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Urban Institute Hosts Panel Discussion: Opportunity in Urban America

June 16, 2015 10:36 AM


On Monday, June 15, the Urban Institute marked the 50th anniversary of the establishment of the U.S. Department of Housing and Urban Development (HUD) hosting a panel discussion, Opportunity in Urban America.

Participants reflected on the shared history of the Urban Institute and HUD, discussed the current state of opportunity in American cities, and looked ahead to the challenges facing urban communities in the next 50 years. 

Welcome and Opening remarks were made by Sarah Rosen Wartell, president, Urban Institute and Julián Castro, secretary, U.S. Department of Housing and Urban Development.

OUA2 The panel was moderated by Sarah Rosen Wartell and panelists included:

  • Julián Castro, secretary, U.S. Department of Housing and Urban Development
  • Ralph Becker, mayor, Salt Lake City, Utah and president, National League of Cities
  • Karen Freeman-Wilson, mayor Gary, Indiana
  • Alexander von Hoffman, senior fellow, Joint Center for Housing Studies, Harvard University

The Urban Institute and the U.S. Department of Housing and Urban Development (HUD) were established at a time of great social challenges. In the 50 years since, HUD has played a significant role in strengthening communities and creating opportunities for millions of Americans. Recent unrest in Baltimore and other cities reminds us that many challenges still remain, including how to use technology as a point of entry for opportunity.

Secretary Castro began his remarks saying, "HUD and the urban institute are partners in the longstanding fight to make our nation more fair and free."

"Our nation is at its best when everyone has a seat at the table and can share in prosperity." He went on to say, "It's not mobility vs place-based, it's mobility and place-based policies."

"We want people to have access to neighborhoods of opportunity, but what happens to the neighborhoods they leave behind? We are losing 10,000 units of public housing to disrepair every single year." 

Secretary Castro emphasized the need to reach a delicate balance between revitalizing current housing and building new housing.

Ralph Becker, mayor, Salt Lake City and the president of the National League of Cities emphasized that city leaders "have to be entrepreneurial with how they serve their communities."

He said that an effective way to increase affordable housing in cities is through partnerships with HUD, cities and the private sector. "HUD's focus on placed-based economies has helped Salt Lake City become vibrant and opportunity-rich."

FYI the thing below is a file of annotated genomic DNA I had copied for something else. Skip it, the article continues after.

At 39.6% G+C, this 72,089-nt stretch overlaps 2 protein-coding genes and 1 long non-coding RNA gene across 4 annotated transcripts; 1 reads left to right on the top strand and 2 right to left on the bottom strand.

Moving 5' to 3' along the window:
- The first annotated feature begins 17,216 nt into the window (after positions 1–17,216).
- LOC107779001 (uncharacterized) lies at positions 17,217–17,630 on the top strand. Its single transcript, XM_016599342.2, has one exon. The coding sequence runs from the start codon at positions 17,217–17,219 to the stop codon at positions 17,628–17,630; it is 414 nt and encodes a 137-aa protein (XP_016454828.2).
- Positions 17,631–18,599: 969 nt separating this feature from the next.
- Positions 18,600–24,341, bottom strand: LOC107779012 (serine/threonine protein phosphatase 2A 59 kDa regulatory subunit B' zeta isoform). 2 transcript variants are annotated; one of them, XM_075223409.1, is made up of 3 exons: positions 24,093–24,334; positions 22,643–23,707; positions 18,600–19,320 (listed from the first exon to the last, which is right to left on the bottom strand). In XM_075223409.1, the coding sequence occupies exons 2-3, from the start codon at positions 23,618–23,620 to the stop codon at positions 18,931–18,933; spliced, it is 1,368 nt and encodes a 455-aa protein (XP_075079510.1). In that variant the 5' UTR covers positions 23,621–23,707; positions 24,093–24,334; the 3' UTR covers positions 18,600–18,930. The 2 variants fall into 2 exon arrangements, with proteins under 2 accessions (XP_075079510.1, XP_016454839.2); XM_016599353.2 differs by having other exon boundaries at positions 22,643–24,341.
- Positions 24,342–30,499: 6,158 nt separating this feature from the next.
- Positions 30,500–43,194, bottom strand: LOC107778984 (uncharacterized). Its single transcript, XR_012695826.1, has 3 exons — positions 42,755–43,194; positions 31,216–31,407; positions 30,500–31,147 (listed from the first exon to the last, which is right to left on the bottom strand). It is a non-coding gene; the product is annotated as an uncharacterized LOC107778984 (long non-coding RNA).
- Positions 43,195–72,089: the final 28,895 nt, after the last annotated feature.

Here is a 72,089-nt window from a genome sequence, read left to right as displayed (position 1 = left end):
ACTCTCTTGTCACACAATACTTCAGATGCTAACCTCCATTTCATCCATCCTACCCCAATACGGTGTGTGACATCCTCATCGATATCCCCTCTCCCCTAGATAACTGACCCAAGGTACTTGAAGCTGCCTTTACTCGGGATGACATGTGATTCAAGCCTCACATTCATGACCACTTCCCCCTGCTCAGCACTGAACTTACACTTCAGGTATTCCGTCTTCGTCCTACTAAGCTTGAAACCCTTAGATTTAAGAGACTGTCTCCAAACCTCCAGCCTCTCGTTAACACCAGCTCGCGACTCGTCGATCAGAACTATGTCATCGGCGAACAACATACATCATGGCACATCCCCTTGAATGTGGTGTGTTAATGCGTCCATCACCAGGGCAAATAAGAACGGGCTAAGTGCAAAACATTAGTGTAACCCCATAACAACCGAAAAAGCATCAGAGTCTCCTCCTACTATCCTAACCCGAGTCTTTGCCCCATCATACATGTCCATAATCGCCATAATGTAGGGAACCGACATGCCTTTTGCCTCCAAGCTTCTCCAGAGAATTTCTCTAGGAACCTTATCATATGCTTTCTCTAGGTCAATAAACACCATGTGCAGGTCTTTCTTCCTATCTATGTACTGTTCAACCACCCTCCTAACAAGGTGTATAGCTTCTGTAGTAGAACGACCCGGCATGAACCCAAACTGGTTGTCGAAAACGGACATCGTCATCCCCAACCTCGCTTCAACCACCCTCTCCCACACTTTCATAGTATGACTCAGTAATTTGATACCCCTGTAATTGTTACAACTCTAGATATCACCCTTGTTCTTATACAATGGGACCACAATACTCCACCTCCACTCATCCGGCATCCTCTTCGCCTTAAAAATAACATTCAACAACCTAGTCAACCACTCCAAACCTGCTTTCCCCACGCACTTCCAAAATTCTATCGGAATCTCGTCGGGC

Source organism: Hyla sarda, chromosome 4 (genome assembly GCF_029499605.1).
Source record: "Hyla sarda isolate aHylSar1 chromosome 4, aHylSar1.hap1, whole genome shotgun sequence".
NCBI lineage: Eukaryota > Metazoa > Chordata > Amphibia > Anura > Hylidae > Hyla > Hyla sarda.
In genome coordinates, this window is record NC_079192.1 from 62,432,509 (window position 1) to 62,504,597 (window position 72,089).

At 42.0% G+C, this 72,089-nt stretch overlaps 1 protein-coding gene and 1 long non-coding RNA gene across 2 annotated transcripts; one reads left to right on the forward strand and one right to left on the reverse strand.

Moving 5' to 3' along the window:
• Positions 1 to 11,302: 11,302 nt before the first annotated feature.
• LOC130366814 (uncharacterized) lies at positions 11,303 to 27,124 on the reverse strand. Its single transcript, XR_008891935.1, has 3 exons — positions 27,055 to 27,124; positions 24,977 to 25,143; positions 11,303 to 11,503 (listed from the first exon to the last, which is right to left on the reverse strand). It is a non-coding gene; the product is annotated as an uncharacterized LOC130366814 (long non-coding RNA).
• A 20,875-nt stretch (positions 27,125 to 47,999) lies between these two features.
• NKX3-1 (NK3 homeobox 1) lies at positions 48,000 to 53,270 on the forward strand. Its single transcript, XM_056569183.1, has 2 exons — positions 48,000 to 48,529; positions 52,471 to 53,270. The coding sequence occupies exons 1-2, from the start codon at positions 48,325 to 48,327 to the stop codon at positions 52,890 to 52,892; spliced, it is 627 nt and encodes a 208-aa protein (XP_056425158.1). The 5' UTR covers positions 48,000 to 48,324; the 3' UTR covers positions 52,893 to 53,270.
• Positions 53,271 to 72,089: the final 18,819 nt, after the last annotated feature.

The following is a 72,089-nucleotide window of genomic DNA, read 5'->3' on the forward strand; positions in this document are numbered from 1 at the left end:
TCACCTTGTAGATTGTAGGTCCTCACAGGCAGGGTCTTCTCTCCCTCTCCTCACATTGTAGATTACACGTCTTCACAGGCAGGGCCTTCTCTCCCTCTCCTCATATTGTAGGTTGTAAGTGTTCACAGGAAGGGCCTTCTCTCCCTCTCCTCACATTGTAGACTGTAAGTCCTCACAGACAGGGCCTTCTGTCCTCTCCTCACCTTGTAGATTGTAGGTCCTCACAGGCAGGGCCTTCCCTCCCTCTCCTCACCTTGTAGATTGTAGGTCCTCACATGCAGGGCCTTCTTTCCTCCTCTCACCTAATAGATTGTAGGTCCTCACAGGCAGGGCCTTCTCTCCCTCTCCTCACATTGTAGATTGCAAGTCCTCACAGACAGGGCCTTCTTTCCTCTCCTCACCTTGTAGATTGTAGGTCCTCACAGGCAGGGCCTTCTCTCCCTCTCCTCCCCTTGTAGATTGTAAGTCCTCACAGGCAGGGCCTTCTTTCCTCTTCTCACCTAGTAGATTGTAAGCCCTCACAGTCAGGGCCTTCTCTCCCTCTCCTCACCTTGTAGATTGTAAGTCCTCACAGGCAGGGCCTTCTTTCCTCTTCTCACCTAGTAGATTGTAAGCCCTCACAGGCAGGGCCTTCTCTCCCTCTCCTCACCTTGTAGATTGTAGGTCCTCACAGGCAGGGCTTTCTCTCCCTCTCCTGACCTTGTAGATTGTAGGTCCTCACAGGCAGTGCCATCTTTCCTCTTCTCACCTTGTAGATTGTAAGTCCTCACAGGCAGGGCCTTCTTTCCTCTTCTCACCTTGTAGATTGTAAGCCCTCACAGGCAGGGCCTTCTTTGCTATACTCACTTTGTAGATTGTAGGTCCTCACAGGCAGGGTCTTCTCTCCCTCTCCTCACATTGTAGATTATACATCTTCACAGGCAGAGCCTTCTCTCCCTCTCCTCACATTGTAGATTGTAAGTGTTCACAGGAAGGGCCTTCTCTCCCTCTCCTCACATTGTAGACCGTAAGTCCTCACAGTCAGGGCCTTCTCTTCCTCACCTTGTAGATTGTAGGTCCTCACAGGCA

He brought home the point that, "Federal programs should meet different cities where they are and be flexible to local context."

Karen Freeman-Wilson, mayor, city of Gary, Indiana started off her remarks by saying that, "job and educational opportunities are closely connected to quality housing opportunities." Gary is a city that has experienced sustained job and population loss due to deindustrialization.

She described her city's relationship with HUD as an important partnership. She admitted that at first she was a little skeptical when first meeting with Federal officials who told her that they were there to help her. After a period of time she came to appreciate the partnership between Gary and HUD.   

She referenced some of HUD’s newest programs such as Choice Neighborhoods, Strong Cities and Strong Communities as playing a key role in improving the financial health of Gary.

She said that, "abandoned housing continues to be a large problem in Gary and that HUD has worked with the city of Gary to alleviate the blight" and pointed to the city's partnership with HUD in sustainable communities as an example of how cities can work effectively with the Federal government in enhancing housing opportunities for city residents.

Alexander von Hoffman, senior fellow, Joint Center for Housing Studies, Harvard University provided an interesting historical perspective on urban housing issues and the partnerships between city governments and the Federal government over the last 50 years. He said that the early years of HUD were marked by an era of bi-partisanship in Congress. The last 2 or 3 decades can be characterized by ideological infighting.

He then focused on the process by which the Federal government delivered services and products to its urban clients. He was pleased to see HUD returning to their roots of a synchronized, coordinated and holistic approach to delivering services to its clients.

He expressed the belief that all too often in the past, "the entrepreneurial efforts of low income residents in urban centers have been squelched." 

When asked about diversity in urban communities, von Hoffman said that, "diversity is a crucial element for the creation of "livable" urban and suburban places."

All the panelists were in agreement when asked what the next 50 years will mean for opportunity in urban America. All said that America's love affair with cities will be a key factor in fostering the revitalization of urban communities and creating equal opportunities for all citizens in housing and employment. 


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